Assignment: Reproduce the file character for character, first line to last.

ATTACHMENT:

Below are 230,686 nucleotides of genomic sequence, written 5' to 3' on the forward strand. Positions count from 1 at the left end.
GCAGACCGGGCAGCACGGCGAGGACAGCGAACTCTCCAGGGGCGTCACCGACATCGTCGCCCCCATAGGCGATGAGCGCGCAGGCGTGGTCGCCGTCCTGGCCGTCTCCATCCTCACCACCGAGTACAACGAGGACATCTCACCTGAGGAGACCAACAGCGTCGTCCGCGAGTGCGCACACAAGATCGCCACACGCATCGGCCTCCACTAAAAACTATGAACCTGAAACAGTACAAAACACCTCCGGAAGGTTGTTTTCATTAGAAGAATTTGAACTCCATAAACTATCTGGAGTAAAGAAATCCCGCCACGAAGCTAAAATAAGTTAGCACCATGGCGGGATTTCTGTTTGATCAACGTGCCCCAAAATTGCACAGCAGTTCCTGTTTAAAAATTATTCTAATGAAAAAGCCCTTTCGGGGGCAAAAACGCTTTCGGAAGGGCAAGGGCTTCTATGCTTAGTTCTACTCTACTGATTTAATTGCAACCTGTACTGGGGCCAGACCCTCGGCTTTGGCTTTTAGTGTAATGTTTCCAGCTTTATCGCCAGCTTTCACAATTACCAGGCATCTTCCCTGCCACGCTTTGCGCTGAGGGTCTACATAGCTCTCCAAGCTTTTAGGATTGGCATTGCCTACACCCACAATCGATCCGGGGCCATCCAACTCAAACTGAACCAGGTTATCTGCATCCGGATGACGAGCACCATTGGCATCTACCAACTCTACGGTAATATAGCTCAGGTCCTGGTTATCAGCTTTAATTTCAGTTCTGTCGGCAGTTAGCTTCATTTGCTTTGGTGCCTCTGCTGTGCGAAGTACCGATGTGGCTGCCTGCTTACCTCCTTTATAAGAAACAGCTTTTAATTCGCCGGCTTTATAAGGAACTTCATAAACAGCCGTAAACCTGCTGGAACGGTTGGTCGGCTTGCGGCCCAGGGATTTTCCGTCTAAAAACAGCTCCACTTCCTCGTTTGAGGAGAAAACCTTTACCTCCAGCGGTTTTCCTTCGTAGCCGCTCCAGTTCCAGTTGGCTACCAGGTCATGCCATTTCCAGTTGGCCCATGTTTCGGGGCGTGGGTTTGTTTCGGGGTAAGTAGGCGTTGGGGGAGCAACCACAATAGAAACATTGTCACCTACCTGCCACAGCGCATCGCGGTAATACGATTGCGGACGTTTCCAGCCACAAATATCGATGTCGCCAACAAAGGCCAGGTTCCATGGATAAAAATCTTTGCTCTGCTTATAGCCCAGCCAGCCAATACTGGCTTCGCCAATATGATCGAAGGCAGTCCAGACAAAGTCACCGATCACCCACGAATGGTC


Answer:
Below are 230,686 nucleotides of genomic sequence, written 5' to 3' on the forward strand. Positions count from 1 at the left end.
GCAGACCGGGCAGCACGGCGAGGACAGCGAACTCTCCAGGGGCGTCACCGACATCGTCGCCCCCATAGGCGATGAGCGCGCAGGCGTGGTCGCCGTCCTGGCCGTCTCCATCCTCACCACCGAGTACAACGAGGACATCTCACCTGAGGAGACCAACAGCGTCGTCCGCGAGTGCGCACACAAGATCGCCACACGCATCGGCCTCCACTAAAAACTATGAACCTGAAACAGTACAAAACACCTCCGGAAGGTTGTTTTCATTAGAAGAATTTGAACTCCATAAACTATCTGGAGTAAAGAAATCCCGCCACGAAGCTAAAATAAGTTAGCACCATGGCGGGATTTCTGTTTGATCAACGTGCCCCAAAATTGCACAGCAGTTCCTGTTTAAAAATTATTCTAATGAAAAAGCCCTTTCGGGGGCAAAAACGCTTTCGGAAGGGCAAGGGCTTCTATGCTTAGTTCTACTCTACTGATTTAATTGCAACCTGTACTGGGGCCAGACCCTCGGCTTTGGCTTTTAGTGTAATGTTTCCAGCTTTATCGCCAGCTTTCACAATTACCAGGCATCTTCCCTGCCACGCTTTGCGCTGAGGGTCTACATAGCTCTCCAAGCTTTTAGGATTGGCATTGCCTACACCCACAATCGATCCGGGGCCATCCAACTCAAACTGAACCAGGTTATCTGCATCCGGATGACGAGCACCATTGGCATCTACCAACTCTACGGTAATATAGCTCAGGTCCTGGTTATCAGCTTTAATTTCAGTTCTGTCGGCAGTTAGCTTCATTTGCTTTGGTGCCTCTGCTGTGCGAAGTACCGATGTGGCTGCCTGCTTACCTCCTTTATAAGAAACAGCTTTTAATTCGCCGGCTTTATAAGGAACTTCATAAACAGCCGTAAACCTGCTGGAACGGTTGGTCGGCTTGCGGCCCAGGGATTTTCCGTCTAAAAACAGCTCCACTTCCTCGTTTGAGGAGAAAACCTTTACCTCCAGCGGTTTTCCTTCGTAGCCGCTCCAGTTCCAGTTGGCTACCAGGTCATGCCATTTCCAGTTGGCCCATGTTTCGGGGCGTGGGTTTGTTTCGGGGTAAGTAGGCGTTGGGGGAGCAACCACAATAGAAACATTGTCACCTACCTGCCACAGCGCATCGCGGTAATACGATTGCGGACGTTTCCAGCCACAAATATCGATGTCGCCAACAAAGGCCAGGTTCCATGGATAAAAATCTTTGCTCTGCTTATAGCCCAGCCAGCCAATACTGGCTTCGCCAATATGATCGAAGGCAGTCCAGACAAAGTCACCGATCACCCACGAATGGTC